Book: Kick Ass #8
Author: Mark Millar
Art: John Romita Jr.
Colors: Dean White
Letters: Chris Eliopoulos
Cover: John Romita, Jr. Verdict: Something tells me there was a different ending before the movie was optioned.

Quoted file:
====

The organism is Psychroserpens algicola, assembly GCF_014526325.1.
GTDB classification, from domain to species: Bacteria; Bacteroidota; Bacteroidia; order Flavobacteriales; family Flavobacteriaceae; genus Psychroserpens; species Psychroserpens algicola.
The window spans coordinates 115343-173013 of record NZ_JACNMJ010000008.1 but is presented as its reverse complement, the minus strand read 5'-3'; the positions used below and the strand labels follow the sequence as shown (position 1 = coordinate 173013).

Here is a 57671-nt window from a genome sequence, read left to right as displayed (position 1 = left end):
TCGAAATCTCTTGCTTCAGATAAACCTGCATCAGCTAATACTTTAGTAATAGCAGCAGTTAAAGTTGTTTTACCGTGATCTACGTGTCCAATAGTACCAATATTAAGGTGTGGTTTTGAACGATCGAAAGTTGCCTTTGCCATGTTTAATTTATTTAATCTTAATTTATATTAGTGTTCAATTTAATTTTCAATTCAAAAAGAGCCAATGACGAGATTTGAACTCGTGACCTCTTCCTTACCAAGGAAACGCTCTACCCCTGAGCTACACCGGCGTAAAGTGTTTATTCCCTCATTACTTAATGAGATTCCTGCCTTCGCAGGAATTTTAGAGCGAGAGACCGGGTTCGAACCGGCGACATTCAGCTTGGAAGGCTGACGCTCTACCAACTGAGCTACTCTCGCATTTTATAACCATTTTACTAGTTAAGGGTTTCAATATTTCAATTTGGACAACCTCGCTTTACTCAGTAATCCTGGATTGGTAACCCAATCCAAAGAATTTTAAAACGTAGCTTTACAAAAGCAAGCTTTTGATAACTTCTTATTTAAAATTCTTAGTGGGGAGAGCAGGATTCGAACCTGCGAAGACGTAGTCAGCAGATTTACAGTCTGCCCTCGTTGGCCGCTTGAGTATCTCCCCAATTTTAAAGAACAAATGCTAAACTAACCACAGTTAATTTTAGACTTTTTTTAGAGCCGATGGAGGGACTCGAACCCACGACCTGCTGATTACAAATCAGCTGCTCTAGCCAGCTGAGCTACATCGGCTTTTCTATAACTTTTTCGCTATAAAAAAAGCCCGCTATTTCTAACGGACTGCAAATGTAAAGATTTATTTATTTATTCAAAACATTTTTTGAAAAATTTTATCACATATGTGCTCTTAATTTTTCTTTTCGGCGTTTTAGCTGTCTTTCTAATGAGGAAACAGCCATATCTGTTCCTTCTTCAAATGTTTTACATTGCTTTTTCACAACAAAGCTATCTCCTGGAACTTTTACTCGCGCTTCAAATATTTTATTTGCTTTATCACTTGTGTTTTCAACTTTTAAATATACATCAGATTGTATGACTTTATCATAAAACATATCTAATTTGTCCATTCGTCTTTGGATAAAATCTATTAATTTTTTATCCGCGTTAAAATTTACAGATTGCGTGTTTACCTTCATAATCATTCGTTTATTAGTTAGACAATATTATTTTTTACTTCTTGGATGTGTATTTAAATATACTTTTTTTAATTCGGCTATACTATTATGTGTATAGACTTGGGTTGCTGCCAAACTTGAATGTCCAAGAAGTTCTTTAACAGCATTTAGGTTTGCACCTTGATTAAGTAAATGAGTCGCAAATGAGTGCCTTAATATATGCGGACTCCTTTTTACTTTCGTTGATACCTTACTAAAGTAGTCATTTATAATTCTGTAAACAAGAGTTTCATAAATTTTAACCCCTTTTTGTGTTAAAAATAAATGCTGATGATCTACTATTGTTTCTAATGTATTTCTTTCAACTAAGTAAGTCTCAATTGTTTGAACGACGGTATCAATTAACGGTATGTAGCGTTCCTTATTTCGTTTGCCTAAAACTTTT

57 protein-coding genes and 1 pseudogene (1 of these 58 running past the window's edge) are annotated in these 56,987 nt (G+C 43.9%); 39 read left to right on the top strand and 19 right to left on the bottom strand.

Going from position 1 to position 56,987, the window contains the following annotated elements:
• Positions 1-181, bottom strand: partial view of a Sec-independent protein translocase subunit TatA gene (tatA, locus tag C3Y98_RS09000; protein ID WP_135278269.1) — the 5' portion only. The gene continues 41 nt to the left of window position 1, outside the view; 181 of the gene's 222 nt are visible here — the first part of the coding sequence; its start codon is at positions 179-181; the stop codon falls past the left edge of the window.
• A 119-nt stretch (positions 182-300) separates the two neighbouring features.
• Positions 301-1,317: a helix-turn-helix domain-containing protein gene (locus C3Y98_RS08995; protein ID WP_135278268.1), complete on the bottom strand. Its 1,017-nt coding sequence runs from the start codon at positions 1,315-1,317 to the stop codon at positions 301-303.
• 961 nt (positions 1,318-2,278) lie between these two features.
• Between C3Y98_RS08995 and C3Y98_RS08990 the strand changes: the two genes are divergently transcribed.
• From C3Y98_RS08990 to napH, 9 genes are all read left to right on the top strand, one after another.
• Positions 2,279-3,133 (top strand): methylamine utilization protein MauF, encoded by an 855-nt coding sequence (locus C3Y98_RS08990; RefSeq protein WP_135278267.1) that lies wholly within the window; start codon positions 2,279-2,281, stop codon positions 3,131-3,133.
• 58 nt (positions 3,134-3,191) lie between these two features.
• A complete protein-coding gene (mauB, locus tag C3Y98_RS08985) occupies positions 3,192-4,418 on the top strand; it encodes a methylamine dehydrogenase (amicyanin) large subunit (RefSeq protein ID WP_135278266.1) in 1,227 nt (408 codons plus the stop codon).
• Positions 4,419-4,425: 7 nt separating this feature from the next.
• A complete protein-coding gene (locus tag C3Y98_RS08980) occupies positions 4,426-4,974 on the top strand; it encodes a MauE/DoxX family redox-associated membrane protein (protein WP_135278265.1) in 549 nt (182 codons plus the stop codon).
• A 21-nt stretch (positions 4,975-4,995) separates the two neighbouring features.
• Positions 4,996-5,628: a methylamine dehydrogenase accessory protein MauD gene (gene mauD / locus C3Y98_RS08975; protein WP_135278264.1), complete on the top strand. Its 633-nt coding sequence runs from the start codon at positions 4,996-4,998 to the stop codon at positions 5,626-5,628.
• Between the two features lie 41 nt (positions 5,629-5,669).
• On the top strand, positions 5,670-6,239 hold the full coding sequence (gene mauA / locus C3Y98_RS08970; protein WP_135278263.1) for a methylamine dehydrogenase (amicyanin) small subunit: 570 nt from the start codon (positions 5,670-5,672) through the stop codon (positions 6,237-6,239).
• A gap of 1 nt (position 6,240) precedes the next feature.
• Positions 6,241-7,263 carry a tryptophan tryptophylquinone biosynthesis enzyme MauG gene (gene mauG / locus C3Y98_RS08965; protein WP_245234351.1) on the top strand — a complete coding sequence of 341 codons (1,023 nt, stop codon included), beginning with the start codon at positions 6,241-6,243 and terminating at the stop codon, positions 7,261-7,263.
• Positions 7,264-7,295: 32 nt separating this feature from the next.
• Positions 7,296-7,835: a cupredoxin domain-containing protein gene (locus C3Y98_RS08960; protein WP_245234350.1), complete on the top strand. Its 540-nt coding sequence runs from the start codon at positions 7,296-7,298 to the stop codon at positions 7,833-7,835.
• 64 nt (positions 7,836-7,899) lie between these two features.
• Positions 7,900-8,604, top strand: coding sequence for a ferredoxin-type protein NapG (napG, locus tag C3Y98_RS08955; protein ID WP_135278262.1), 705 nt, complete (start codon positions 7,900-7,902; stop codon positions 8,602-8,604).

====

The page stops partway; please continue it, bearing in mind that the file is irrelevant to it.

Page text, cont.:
Mark Millar is sort of the Garth Ennis for the masses, he has that violent streak but merges it with high concepts and after his initial Ultimates run, he is considered the father of wide-screen comic story telling. Kick-Ass was his attempt, I think, at a more realistic and gritty take on what a kid trying to be a super hero would actually be like (as a mirror image of his 1985 series, which asked what if the comics came into the real world) and started off with a very violent, black humor filled book – but ultimately a plausible version of this idea. During the long break between issues 5 and 6 and then 7 and 8, I get the feeling that due to the movie being optioned and produced during these hiatuses, the story may have shifted and therefore the last half of the series doesn’t quite feel as fresh and realistic as the beginning.